My wife Alison Somin, an attorney with the Pacific Legal Foundation, outlines the problem.
Amicus brief in Supreme Court's Second Amendment Rahimi case
The best reforms would correct the real problems of overcriminalization and overincarceration, as well as removing all artificial barriers to building more homes.
Race Discrimination/Harassment Lawsuit Against Seattle Related to Its "Race and Social Justice Initiative" …
can go forward, says a federal court.
The opinion was decided July 21, but was originally issued sealed; it was just unsealed today, in response to my motion to unseal.
Cato Institute immigration policy expert Alex Nowrasteh explains the close parallels between a policy most conservatives hate, and one most them reflexively support.
Policy analyst Justin Hayes summarizes the reasons why conservatives, progressives, and libertarians all have reason to support zoning reform.
A critical column by Jamelle Bouie prompts an extensive reply from Peter Canellos.
My New Washington Examiner Article on the Supreme Court's Ruling on Racial Preferences in College Admissions
The article assesses strengths and weaknesses of the Court's decision, and what it will take to implement Chief Justice Roberts' admonition that "[e]liminating racial discrimination means eliminating all of it."
They probably aren't illegal under current law. But they are nonetheless wrong for many of the same reasons as racial preferences.
The Lower Court "Found that [Defense Lawyer's] Comments Played on Stereotypes About the 'Angry Black Woman'"
"and the 'victimhood' of white women." "In support of its decision, the court ... pointed to defense counsel's description of Henderson as 'quite combative' on the witness stand and her description of Thompson as 'intimidated and emotional about the process.'"
"there would be a very strong case for prompt review by this Court."
A preliminary assessment of today's decisions. The majority rightly struck a blow against the use of racial preferences for purposes of advancing "diversity" in education. But there are some flaws in its reasoning.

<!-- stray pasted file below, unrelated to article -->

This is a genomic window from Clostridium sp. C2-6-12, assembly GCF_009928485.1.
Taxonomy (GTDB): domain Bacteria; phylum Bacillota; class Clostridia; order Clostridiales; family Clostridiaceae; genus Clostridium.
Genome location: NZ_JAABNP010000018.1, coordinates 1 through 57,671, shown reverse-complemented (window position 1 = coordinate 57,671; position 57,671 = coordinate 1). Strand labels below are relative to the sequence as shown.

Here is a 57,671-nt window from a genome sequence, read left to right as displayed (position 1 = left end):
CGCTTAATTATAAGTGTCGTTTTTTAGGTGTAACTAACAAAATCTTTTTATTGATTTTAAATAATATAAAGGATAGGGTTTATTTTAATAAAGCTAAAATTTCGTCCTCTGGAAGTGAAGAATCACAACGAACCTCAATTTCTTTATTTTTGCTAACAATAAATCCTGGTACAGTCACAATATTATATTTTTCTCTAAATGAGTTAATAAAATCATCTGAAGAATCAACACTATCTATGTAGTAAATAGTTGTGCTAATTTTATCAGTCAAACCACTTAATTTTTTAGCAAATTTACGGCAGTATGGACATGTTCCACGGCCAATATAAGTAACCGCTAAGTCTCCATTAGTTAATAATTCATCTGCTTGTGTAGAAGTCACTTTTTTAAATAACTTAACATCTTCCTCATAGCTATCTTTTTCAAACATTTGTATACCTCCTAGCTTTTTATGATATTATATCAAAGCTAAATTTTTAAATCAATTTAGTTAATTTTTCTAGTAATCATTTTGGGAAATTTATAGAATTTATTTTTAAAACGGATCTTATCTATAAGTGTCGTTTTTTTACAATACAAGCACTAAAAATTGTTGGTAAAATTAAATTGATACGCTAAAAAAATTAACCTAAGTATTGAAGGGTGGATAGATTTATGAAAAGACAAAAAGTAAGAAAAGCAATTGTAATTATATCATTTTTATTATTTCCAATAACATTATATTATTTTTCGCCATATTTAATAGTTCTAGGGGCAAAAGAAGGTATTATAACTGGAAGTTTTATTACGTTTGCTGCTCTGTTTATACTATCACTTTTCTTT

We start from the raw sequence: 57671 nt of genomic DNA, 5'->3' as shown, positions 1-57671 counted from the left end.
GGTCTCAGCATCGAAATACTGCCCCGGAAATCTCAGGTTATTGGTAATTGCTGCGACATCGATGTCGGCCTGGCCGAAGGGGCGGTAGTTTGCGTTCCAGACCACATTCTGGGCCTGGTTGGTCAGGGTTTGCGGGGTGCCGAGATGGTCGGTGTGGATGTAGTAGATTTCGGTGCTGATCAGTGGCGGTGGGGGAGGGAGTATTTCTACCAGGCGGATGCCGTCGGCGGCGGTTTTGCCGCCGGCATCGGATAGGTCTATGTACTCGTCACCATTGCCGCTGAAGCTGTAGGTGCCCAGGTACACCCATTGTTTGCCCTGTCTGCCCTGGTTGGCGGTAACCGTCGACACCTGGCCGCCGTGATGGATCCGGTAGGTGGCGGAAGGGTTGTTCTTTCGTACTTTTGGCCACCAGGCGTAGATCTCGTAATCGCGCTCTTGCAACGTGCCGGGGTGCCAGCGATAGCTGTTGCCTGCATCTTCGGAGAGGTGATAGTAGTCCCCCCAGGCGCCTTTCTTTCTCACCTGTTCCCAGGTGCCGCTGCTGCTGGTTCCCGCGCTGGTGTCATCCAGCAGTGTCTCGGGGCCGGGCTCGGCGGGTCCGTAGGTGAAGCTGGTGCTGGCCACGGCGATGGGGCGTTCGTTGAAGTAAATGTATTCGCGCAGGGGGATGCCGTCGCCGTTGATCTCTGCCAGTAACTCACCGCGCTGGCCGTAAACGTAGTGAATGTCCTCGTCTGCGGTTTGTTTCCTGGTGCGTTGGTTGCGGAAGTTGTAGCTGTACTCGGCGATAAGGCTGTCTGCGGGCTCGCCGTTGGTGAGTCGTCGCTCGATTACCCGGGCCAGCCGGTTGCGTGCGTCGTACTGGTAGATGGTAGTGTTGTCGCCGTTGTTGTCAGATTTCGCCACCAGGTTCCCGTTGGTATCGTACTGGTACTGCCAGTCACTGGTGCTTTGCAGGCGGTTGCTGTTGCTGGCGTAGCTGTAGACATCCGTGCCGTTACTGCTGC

Supreme Court on Affirmative Action: 'Eliminating Racial Discrimination Means Eliminating All of It'
In a 6–3 decision, the Court ruled that race-based affirmative action in college admissions violates the 14th Amendment.
Affirmative action becomes harder to defend when it entails discrimination against a variety of racial and ethnic minority groups.
The decision sets a dangerous precedent licensing the use of facially neutral policies to discriminate against minorities in various contexts.
My brief rejoinder to his response to my earlier post on this subject.
This piece is his response to my post criticizing of an article he wrote in the City Journal.
"KCPD has continuously and repeatedly advised Plaintiff and his fellow officers that if they did not fulfill a 'ticket quota' then they would be kicked out of the unit," the complaint states.
This total is 2.5 times the state's annual budget.
"If I disagreed or offered another opinion, I was told I had cognitive dissonance," Josh Diemert says.
The authors will join Reason on Thursday at 1 p.m. Eastern to discuss the Supreme Court cases alleging unlawful discrimination against Asian Americans by Harvard and the University of North Carolina.
The conservative majority on the Court is highly likely to rule against the two schools' use of racial preferences in admissions. But there are several different ways it could do so, which have different implications for future cases.
American Council of Education Claims Ending Racial Preferences in College Admissions Would Chill Speech
Do First Amendment claims about racial preferences hold water?
Targeting Employee for Op-Ed Criticizing "Anti-Racism" Because She's White May Be Race Discrimination
but because here the employer's (and union's) actions were basically just an incident of public criticism, they didn't qualify as hostile environment harassment (and the employee wasn't fired or demoted).
Critics allege, with some justice, that the Biden Administration is treating the former more favorably than the latter. If so, the right solution is to increase openness to Afghans and others fleeing war and repression, not bar more Ukrainians.